Hot off the Arab press 402394

What citizens of other countries are reading about the Middle East

Actress Salma Hayek (front, third from right) poses with her fans ahead of the screening of her film ‘The Prophet’ in Beirut on April 27. (photo credit: REUTERS/MOHAMED AZAKIR)
Actress Salma Hayek (front, third from right) poses with her fans ahead of the screening of her film ‘The Prophet’ in Beirut on April 27.
Salma Hayek visits Lebanon
, Lebanon, May 1
The streets of Bshari, a northern town in Lebanon with a population of roughly 100,000 people, came to life last week. For a change, this wasn’t because of a security concern or yet another incident of political upheaval. Rather, it was because of a visit paid to the city by Salma Hayek, a renowned Mexican actress of Lebanese heritage. Hayek arrived on her first-ever trip to Lebanon last week in order to promote her new film The Prophet, based on a book written by the famous Lebanese-American poet Khalil Gibran, bearing the same title. Hayek explained her decision to produce the film as a part of the exploration of her Lebanese heritage and the desire to reconnect with her grandfather, who admired Gibran’s work. Hayek paid tribute to Gibran by visiting Bshari, the poet’s birthplace and home to a museum documenting his work and life. She also made a stop at Lebanon’s Bekaa Valley in order to visit a Syrian refugee camp and meet with children. In her interview with An-Nahar, she described her visit as “an emotional journey to her past” that allowed to her to finally connect with her ancestral home.
– Moriel Jalekh
A new era for Saudi Arabia
Al Jazeera, Saudi Arabia, May 2
Large and rapid changes have been experienced in our region over the course of recent months and years. Above all, these transformations prove the vitality of Saudi Arabia – a source of power and stability – to the Arab and Muslim world. This position of authority would have been on the brink of extinction, if it weren’t for King Salman’s reshuffling of the royal line of succession, and the appointing of his nephew as the new royal heir. There is no doubt in my mind that this transformation signifies a new era for Saudi Arabia. It has the power to push us away from our weaknesses and toward a position of greater regional power. The king’s shift already proves to the world just how strong the kingdom is, and how capable it is of replacing dysfunctional political arrangements in place with new ones. Unlike the countries surrounding it, Saudi Arabia is a durable nation with a robust political system. This transformation will allow the Kingdom to once again reclaim the leadership of the Arab world – from Egypt and Libya to Syria, Iraq and Yemen. We have the resources: the money, the men, the spirit, and a widespread public satisfaction with our leaders. This is a new era for Saudi Arabia, and our kingdom shall bring a new order to the entire Arab and Muslim world.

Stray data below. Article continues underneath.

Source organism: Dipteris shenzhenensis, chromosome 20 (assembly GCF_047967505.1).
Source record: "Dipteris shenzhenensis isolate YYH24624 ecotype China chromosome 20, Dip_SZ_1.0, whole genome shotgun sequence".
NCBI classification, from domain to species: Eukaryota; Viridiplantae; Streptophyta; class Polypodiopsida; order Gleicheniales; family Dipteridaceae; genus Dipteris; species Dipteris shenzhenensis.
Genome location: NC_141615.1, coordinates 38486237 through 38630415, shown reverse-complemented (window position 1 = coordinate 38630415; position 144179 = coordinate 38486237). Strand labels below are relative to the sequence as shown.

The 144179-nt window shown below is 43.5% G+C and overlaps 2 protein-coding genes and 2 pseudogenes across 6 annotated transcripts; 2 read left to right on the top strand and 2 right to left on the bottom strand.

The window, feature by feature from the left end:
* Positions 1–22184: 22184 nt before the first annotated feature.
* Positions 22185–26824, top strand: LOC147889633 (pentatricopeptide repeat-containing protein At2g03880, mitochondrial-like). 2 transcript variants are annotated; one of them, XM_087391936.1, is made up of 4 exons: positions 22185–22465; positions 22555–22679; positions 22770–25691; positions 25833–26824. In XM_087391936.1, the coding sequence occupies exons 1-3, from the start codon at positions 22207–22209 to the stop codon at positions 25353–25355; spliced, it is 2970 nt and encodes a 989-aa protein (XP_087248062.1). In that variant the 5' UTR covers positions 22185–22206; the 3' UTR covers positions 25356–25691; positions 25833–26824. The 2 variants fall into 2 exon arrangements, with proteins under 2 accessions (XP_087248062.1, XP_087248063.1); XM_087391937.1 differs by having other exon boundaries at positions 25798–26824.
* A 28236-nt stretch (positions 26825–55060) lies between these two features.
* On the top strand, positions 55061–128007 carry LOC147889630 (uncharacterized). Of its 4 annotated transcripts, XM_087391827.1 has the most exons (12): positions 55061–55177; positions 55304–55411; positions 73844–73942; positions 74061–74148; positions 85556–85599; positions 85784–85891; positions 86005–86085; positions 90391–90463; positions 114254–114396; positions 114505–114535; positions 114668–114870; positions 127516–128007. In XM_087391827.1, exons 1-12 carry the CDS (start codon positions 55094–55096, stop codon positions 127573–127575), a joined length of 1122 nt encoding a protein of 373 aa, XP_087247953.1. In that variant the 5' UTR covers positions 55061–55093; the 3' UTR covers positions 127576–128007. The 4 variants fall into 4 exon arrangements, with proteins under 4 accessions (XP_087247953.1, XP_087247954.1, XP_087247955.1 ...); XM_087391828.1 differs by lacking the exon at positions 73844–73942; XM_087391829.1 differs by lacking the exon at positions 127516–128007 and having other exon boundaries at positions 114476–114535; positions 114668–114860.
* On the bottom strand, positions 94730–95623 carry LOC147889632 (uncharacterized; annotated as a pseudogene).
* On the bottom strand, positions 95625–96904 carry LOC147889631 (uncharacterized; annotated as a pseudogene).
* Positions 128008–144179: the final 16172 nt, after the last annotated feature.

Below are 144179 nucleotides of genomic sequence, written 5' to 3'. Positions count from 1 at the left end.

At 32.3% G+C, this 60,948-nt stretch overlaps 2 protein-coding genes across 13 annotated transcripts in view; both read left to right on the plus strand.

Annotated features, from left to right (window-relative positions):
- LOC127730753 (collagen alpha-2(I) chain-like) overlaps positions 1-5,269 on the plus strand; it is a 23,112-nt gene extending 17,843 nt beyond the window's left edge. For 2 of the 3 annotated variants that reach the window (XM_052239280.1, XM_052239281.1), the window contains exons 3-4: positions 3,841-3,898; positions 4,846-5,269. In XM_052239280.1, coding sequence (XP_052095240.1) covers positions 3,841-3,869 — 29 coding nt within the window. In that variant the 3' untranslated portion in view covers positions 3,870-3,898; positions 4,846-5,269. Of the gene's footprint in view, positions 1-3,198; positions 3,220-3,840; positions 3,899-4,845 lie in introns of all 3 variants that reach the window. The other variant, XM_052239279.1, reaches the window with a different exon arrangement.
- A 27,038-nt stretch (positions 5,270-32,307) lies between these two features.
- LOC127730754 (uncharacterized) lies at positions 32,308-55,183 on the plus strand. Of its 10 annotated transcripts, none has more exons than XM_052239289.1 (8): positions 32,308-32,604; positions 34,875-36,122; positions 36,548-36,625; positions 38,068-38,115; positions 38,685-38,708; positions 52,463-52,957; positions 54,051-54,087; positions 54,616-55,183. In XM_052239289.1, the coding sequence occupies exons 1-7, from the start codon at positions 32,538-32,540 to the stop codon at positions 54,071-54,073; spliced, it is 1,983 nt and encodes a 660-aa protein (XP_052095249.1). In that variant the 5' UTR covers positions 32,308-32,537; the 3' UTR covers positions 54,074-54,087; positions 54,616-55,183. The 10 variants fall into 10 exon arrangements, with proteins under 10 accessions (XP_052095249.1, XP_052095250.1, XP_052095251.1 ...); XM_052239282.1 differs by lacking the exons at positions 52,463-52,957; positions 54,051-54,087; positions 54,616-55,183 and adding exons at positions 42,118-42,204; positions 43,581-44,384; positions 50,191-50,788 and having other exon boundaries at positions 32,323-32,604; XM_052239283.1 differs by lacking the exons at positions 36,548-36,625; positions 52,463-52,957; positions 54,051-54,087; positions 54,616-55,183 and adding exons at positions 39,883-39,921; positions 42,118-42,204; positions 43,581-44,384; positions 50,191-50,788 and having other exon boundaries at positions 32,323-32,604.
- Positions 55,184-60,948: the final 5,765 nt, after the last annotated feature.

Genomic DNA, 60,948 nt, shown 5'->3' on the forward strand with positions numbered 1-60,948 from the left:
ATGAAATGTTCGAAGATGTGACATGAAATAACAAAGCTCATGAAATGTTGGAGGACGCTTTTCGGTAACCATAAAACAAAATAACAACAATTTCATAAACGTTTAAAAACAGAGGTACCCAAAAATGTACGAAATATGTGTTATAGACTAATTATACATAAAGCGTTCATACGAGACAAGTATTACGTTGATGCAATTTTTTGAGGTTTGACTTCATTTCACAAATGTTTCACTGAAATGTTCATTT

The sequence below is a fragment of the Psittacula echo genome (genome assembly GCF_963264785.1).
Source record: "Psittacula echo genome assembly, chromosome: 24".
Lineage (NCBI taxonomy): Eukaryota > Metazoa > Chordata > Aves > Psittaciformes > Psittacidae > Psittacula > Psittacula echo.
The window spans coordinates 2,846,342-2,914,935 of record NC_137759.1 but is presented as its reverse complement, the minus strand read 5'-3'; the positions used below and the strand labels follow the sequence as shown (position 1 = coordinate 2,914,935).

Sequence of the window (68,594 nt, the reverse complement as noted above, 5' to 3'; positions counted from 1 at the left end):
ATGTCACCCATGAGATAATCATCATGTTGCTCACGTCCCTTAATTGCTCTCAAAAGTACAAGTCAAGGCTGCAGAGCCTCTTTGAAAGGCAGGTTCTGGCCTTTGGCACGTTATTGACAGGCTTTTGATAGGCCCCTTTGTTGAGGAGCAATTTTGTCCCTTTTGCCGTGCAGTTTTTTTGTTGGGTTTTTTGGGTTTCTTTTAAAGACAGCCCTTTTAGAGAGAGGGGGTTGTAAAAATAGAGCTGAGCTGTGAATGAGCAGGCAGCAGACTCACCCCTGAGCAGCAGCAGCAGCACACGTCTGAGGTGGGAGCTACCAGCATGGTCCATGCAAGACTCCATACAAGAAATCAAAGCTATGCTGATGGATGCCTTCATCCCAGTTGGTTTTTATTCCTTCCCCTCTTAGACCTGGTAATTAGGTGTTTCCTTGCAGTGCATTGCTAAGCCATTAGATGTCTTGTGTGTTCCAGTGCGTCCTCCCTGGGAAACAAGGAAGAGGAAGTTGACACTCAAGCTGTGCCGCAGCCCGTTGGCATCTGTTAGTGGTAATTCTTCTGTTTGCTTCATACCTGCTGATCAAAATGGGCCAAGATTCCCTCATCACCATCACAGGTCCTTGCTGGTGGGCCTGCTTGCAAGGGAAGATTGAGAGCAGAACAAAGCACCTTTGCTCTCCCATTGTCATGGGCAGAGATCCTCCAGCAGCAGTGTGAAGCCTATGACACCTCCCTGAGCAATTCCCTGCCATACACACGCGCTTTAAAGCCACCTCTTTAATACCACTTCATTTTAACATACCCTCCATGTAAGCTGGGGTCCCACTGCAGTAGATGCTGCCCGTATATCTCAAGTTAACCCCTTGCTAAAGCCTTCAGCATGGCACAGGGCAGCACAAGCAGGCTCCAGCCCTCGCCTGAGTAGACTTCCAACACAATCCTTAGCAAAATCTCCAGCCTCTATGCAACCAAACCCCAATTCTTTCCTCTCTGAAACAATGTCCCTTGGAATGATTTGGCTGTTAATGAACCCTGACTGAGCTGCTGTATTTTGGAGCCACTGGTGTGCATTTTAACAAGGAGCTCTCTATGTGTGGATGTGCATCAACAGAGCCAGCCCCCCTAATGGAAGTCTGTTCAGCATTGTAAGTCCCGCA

– Nabil al-Bakiri
Beware of Iran
Al-Hayat, London, April 25
All of us, and particularly Saudi Arabia, must be wary of Iran. If my predictions are correct, the upcoming weeks will see a radicalization in Iranian actions and an attempt on behalf of Tehran to minimize its losses through provocations. For over a decade, Tehran has been enjoying consistent gains in the region: It established a presence in Iraq following the American invasion, it extended its influence into Syria, it has stirred up trouble in Lebanon, and – most recently – it has supported the Houthis in Yemen. But this once-undefeated regional influence is slowly dwindling, after other regional actors began challenging its power.
The Iranian regime will soon notice this, and after it comes to realize the shattering results caused to it on the ground, it will seek to minimize its losses. It is for this reason that we can expect Tehran to go to great lengths to prevent a Saudi victory in Yemen. It is for this reason that we can expect Tehran to reach out to Riyadh – whether secretly or publicly – with various peace offers. However, we should all be wary. There are no free meals, and we must remember that Iran’s intentions are not benign. While Saudi Arabia wants to see a unified Yemen, Iran will not hesitate to sacrifice the poor country, only to serve its greater regional interests.
– Jamal Khashkiji
Egyptian FM : Cairo is not planning a ground operation in Libya
Al-Hayat, London, April 28
Egyptian foreign minister Sameh Shkury refuted the claims that Cairo is planning on sending its troops to Libya, a country suffering significant political upheaval, with which Egypt shares a long border.
Libya has seen several of its main cities, including Tripoli – its de jure capital – fall to the hand of extremist Islamic rebels. The central government is struggling to fight the militias, since an arms embargo was placed on the country in UN Security Council Resolution 1970, passed in 2011. Ever since the besieging of Tripoli, Cairo has been a fervent advocate of the Libyan government, demanding that the embargo be lifted and the government be allowed to protect its cities. Shkury stated that he expects Egypt to achieve certain progress on this front at the Security Council. Asked about his upcoming meeting with Secretary of State John Kerry and Jordanian Foreign Minister Nasser Juddah, Shkury explained that the three countries are coordinating their efforts to combat the growing terror in the region and to increase security cooperation. The minister reiterated Egypt’s support of Palestinian statehood, and reaffirmed his strong efforts to bring the issue to the UN. He denied the claims that Cairo accepted an American request to freeze all international maneuvers in favor of the Palestinians until after the nuclear negotiations with Iran are concluded.
– Raghda Dargham